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The Wisdom of the Existence of Causes

In previous articles, we discussed the nature of causes, mentioning that they are veils and that the active force behind them is the Creator of Majesty and Glory. So why has God created causes? Does He, God forbid, need causes? Couldn’t He have created beings and events without any causes?

The World of Testing and Wisdom In both creating and sustaining beings, God does not need causes. He needs nothing; He is completely self-sufficient (Quran, Al-Imran 3:97). If He willed, He could certainly have created beings without causes. For example, to have children, praying to Him alone would suffice. Inanimate objects would move at our command. To acquire what we desired, merely thinking of it would be enough. There would be no need for eyes to see or ears to hear. But in such a case, the world would cease to be the world. There would be no talk of faith or of being tested. There would be no need for prophets or holy scriptures. Paradise and hell would lose their reason for existence. The presence of an all-powerful Creator would be obvious. The mystery of the test would be disrupted, and the purpose of human creation would disappear. Thus, causes are essential for servitude, testing, and the secret of responsibility in the realm of wisdom.

The Veils of Dignity and Grandeur Scholars like Muhyiddin Ibn Arabi and Bediuzzaman Said Nursi have viewed causes as “veils” or “covers.” That is, causes are not partners or executors of divine sovereignty. They are merely veils that present this sovereignty, showcases that display divine art, and means by which divine names are proclaimed to sentient beings. It is important to tear through these veils to see the divine actions behind them. According to Bediuzzaman, when we consider causes, we should bring to mind the True Effecter (Bediuzzaman, Mesnevi-i Nuriye, p. 44). Thus, understanding the nature of causes, realizing they are but veils, and not getting fixated on them, is crucial to finding a path to divine knowledge through the manifestations of divine names in existence and things.

Therefore, why does God execute His plans behind the veil of causes? Bediuzzaman answers this question as follows: “Dignity and majesty demand that causes be the veil-bearers of the hand of power in the view of reason. But unity and majesty demand that causes withdraw their hands from the true effect.” (Bediuzzaman, Lem’alar, p. 411) From this, we understand that God’s dignity and majesty require that causes serve as veils to divine activities, so that direct contact with mundane, insignificant matters does not become apparent. (Bediuzzaman, Words, p. 311) Thus, the right of dignity and majesty is preserved.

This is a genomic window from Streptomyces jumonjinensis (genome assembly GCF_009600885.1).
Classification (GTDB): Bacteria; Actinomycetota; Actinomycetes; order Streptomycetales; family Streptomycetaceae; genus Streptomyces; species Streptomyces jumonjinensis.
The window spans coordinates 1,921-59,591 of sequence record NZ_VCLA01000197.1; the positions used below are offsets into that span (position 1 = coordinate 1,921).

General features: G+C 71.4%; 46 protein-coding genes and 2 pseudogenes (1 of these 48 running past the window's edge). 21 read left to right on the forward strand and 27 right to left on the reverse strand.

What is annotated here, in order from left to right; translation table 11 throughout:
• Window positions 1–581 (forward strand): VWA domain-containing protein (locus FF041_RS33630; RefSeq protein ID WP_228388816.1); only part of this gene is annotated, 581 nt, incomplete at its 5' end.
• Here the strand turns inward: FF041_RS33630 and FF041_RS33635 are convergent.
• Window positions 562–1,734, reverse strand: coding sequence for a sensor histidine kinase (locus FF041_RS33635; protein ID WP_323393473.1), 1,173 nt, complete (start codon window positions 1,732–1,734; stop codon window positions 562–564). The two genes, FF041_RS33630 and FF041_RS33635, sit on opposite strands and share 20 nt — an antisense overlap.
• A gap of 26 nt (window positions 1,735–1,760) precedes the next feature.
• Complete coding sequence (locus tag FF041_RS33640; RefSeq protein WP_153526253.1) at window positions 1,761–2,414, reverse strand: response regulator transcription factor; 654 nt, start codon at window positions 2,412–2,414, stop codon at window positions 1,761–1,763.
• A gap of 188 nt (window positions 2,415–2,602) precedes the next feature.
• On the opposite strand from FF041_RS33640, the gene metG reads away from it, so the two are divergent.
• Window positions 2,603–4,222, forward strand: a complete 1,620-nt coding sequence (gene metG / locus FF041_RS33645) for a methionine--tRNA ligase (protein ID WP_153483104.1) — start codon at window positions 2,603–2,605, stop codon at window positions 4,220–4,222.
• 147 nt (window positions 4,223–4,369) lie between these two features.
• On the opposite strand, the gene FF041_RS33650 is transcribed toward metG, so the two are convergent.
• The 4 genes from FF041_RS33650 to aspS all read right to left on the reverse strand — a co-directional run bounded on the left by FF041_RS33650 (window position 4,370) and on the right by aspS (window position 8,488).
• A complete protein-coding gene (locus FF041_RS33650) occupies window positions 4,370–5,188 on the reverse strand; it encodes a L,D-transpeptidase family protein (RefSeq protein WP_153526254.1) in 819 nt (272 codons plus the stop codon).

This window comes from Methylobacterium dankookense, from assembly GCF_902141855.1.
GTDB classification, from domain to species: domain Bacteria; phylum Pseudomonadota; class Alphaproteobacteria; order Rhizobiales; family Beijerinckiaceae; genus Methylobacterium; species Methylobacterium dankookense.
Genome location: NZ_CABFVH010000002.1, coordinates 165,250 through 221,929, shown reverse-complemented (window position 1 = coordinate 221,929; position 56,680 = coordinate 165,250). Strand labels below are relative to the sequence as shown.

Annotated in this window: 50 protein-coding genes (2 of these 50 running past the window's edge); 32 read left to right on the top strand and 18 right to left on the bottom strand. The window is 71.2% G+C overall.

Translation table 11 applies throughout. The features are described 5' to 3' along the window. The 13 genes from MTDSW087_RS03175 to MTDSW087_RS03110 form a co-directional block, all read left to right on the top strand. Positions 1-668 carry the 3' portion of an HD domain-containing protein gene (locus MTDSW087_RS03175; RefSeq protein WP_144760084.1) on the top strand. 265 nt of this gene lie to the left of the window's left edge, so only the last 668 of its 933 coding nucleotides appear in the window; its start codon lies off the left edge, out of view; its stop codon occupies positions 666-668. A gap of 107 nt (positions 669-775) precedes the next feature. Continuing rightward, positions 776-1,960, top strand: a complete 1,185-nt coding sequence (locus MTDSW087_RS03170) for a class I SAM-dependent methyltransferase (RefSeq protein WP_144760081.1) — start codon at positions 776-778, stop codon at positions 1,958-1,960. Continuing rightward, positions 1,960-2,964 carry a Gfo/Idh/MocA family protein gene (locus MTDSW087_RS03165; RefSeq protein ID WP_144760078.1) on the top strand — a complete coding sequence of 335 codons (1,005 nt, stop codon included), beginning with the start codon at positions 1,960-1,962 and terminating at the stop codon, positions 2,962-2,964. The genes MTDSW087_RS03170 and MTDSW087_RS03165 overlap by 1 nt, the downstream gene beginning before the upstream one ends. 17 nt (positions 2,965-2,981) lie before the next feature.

To draw a parallel, consider how people in positions of authority delegate menial tasks they deem beneath their station to others. For instance, a king would not collect payments in the market, a general would not clean the barracks’ toilets, and a governor would not sweep the streets. They find such tasks below the dignity and seriousness of their positions, and so they assign them to others. In the same way, the absolute Lord of dignity and majesty has made apparent causes the veil of His divine dignity so that the grace, sanctity, and mercy of divine power are preserved in seemingly unattractive and unknown matters, and they are not subject to objection, nor do they appear to directly interact with trivial or unmerciful matters. (Bediuzzaman, Rays, 11th Ray)

The Problem of Evil Not Being Attributed to God Life carries opposites within it: sorrows with joys, pains with pleasures, health with illness, birth with death, abundance with scarcity, wealth with poverty, reunions with separations, ease with hardship, justice with injustice, improvement with corruption, good with evil side by side. All these are created by God based on known or unknown benefits and wisdom. Another wisdom behind the creation of causes is to prevent the attribution of what we perceive as evil, fault, or deficiency to God. For most people tend to attribute occurrences to causes. For instance, they attribute illness to viruses, death to accidents, earthquakes to tectonic movements, and oppression to oppressors, thus sparing themselves from having misconceptions about God.

In fact, if people viewed events with a comprehensive perspective, through the lens of faith and on account of God, they would not only see the opaque and murky outer aspects but also the transparent and clear inner aspects of events, recognizing the wisdom, beauty, mercy, and utility in what they mistakenly thought was faulty, ugly, or evil, and would find no problem in attributing them to God. However, not everyone is capable of this. Some people misinterpret partial and temporary evils as absolute evils, leading to misconceptions about God. Causes protect humanity from committing such sins. The problem of evil is a complex and enduring issue, and we have discussed it in detail in a previous series of articles in this column, so we will not delve into it here and direct interested readers to that discussion.